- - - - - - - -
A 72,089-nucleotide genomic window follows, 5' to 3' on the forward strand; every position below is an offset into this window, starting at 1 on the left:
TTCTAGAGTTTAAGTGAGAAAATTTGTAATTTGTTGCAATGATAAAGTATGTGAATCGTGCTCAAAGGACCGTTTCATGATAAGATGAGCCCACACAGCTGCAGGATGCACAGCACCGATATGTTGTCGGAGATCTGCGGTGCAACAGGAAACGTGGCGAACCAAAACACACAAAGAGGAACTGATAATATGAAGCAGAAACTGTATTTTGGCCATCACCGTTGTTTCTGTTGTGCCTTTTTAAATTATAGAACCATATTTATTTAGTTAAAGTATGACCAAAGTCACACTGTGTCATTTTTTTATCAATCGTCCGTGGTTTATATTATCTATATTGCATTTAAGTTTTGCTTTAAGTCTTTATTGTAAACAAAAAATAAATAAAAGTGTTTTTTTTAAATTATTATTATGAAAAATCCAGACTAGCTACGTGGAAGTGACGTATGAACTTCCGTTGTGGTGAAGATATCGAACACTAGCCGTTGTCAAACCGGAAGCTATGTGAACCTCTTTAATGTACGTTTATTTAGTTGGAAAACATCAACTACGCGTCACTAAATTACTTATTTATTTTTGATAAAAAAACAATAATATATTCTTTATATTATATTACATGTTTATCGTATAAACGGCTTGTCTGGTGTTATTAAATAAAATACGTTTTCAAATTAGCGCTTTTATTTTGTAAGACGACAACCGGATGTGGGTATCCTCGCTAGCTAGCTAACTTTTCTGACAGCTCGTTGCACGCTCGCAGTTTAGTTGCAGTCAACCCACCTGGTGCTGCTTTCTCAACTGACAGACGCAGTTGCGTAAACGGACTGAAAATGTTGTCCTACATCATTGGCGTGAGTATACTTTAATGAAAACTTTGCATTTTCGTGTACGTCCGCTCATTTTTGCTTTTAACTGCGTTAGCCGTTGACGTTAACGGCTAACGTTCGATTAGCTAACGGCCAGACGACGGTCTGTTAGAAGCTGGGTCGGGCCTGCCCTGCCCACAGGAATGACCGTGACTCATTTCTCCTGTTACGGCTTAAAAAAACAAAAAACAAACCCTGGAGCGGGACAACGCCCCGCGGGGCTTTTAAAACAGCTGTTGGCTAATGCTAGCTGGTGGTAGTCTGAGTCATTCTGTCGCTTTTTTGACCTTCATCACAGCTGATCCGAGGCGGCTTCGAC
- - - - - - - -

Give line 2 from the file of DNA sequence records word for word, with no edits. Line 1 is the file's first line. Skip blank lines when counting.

TTCTAGAGTTTAAGTGAGAAAATTTGTAATTTGTTGCAATGATAAAGTATGTGAATCGTGCTCAAAGGACCGTTTCATGATAAGATGAGCCCACACAGCTGCAGGATGCACAGCACCGATATGTTGTCGGAGATCTGCGGTGCAACAGGAAACGTGGCGAACCAAAACACACAAAGAGGAACTGATAATATGAAGCAGAAACTGTATTTTGGCCATCACCGTTGTTTCTGTTGTGCCTTTTTAAATTATAGAACCATATTTATTTAGTTAAAGTATGACCAAAGTCACACTGTGTCATTTTTTTATCAATCGTCCGTGGTTTATATTATCTATATTGCATTTAAGTTTTGCTTTAAGTCTTTATTGTAAACAAAAAATAAATAAAAGTGTTTTTTTTAAATTATTATTATGAAAAATCCAGACTAGCTACGTGGAAGTGACGTATGAACTTCCGTTGTGGTGAAGATATCGAACACTAGCCGTTGTCAAACCGGAAGCTATGTGAACCTCTTTAATGTACGTTTATTTAGTTGGAAAACATCAACTACGCGTCACTAAATTACTTATTTATTTTTGATAAAAAAACAATAATATATTCTTTATATTATATTACATGTTTATCGTATAAACGGCTTGTCTGGTGTTATTAAATAAAATACGTTTTCAAATTAGCGCTTTTATTTTGTAAGACGACAACCGGATGTGGGTATCCTCGCTAGCTAGCTAACTTTTCTGACAGCTCGTTGCACGCTCGCAGTTTAGTTGCAGTCAACCCACCTGGTGCTGCTTTCTCAACTGACAGACGCAGTTGCGTAAACGGACTGAAAATGTTGTCCTACATCATTGGCGTGAGTATACTTTAATGAAAACTTTGCATTTTCGTGTACGTCCGCTCATTTTTGCTTTTAACTGCGTTAGCCGTTGACGTTAACGGCTAACGTTCGATTAGCTAACGGCCAGACGACGGTCTGTTAGAAGCTGGGTCGGGCCTGCCCTGCCCACAGGAATGACCGTGACTCATTTCTCCTGTTACGGCTTAAAAAAACAAAAAACAAACCCTGGAGCGGGACAACGCCCCGCGGGGCTTTTAAAACAGCTGTTGGCTAATGCTAGCTGGTGGTAGTCTGAGTCATTCTGTCGCTTTTTTGACCTTCATCACAGCTGATCCGAGGCGGCTTCGAC